With Hurricane Irma recently pummeling pretty much the entire state of Florida, I got to wondering where past hurricanes have hit the state. Let's get some data, and figure out how to best analyze it using SAS software!
I did a bit of web searching, and found the following map (on NOAA's National Hurricane Center website) that seems to a answer my question. It looks like the southern & southeastern tip of Florida get the most hurricane strikes, and the middle-western edge get way fewer strikes. I would guess this is probably caused by the direction hurricanes typically approach from.
But the more I looked at their map, the more things I noticed I wanted to change. For example:
- The county names & totals were difficult to read.
- The ocean color(s) were the same as some of the legend colors, which could cause visual confusion.
- The title text & legend were wedged in at the bottom of the map, not taking advantage of the free ocean space.
- The satellite map didn't seem to add much value.
- The maximum legend values were at the bottom (rather than top of the legend).
- And, there was no indication of where the major cities were located.
Speaking of major cities, and the rarity of hurricane strikes along the middle west coast of Florida, here's a picture from my friend Traci, who lives in Tampa. They seldom have to worry about a strong hurricane strike in Tampa, but for Irma she boarded up her house, and stayed the night in a very strong structure instead. (Fortunately her house came through the hurricane just fine!)
And now, back to the data analysis! I manually typed all the county names and numbers from the map (above) into a SAS dataset, and started my visualization journey by just plotting a simple Florida county map. I shaded it like theirs, but sorted my legend so the maximum numbers were at the top (which seemed more intuitive). I placed the title text, and the legend, in the Gulf, since there was plenty of unused space there. And rather than trying to fit labels for each county, I placed the info in HTML mouse-over text (click the image below to see the interactive version). The mouse-over text makes it easier to read the text ... and the screen-reading software for the blind can also read it that way!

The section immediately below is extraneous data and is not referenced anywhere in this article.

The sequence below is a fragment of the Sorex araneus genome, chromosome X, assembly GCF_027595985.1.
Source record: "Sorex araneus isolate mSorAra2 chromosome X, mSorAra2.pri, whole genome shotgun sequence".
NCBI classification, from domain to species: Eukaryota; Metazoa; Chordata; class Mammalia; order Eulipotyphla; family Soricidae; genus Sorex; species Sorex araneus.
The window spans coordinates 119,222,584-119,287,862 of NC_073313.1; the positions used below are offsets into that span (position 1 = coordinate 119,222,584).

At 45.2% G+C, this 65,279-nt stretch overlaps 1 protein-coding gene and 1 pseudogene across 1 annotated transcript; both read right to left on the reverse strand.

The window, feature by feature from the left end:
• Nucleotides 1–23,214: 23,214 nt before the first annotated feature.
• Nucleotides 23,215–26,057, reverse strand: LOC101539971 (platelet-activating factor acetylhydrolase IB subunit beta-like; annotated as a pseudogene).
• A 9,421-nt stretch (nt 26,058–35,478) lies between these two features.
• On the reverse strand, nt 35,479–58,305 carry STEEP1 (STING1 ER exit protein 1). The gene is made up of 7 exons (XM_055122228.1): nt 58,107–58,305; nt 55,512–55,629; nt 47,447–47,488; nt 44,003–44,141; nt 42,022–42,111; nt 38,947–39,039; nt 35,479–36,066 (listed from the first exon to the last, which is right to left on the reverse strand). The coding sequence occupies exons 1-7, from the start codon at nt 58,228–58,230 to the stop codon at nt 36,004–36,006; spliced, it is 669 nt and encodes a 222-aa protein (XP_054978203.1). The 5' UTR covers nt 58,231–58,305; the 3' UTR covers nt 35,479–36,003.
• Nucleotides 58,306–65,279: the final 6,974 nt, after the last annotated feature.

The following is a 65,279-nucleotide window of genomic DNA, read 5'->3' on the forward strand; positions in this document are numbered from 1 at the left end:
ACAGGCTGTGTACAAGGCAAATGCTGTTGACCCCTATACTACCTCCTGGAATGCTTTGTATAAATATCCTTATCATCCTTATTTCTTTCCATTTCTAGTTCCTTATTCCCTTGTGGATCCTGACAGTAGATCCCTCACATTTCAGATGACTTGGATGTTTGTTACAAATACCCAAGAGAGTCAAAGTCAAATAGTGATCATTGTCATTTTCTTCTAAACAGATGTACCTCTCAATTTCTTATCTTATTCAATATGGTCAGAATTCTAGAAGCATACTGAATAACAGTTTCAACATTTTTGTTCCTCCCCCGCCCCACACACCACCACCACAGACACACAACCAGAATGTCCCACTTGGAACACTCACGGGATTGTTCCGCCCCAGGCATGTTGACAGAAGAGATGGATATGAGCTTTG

I actually kinda like the simple version of the map (above), but I decided to try also adding an image map behind it, to be similar to the original. But rather than using the satellite image which mostly just showed green trees & blue water, I used a streetmap which shows roads & cities. I also made my county colors transparent, so you can see the roads & cities behind them. I'm not sure which of my two maps I prefer - the plain one, or the one with the streetmap ... but I always say it's useful to look at the same data in several ways, therefore let's keep them both!
Now that Hurricane Irma is pretty much behind us, do you have any stories about how you weathered the storm? Feel free to share in the comments section!110 years of hurricane strikes in Florida! Click To Tweet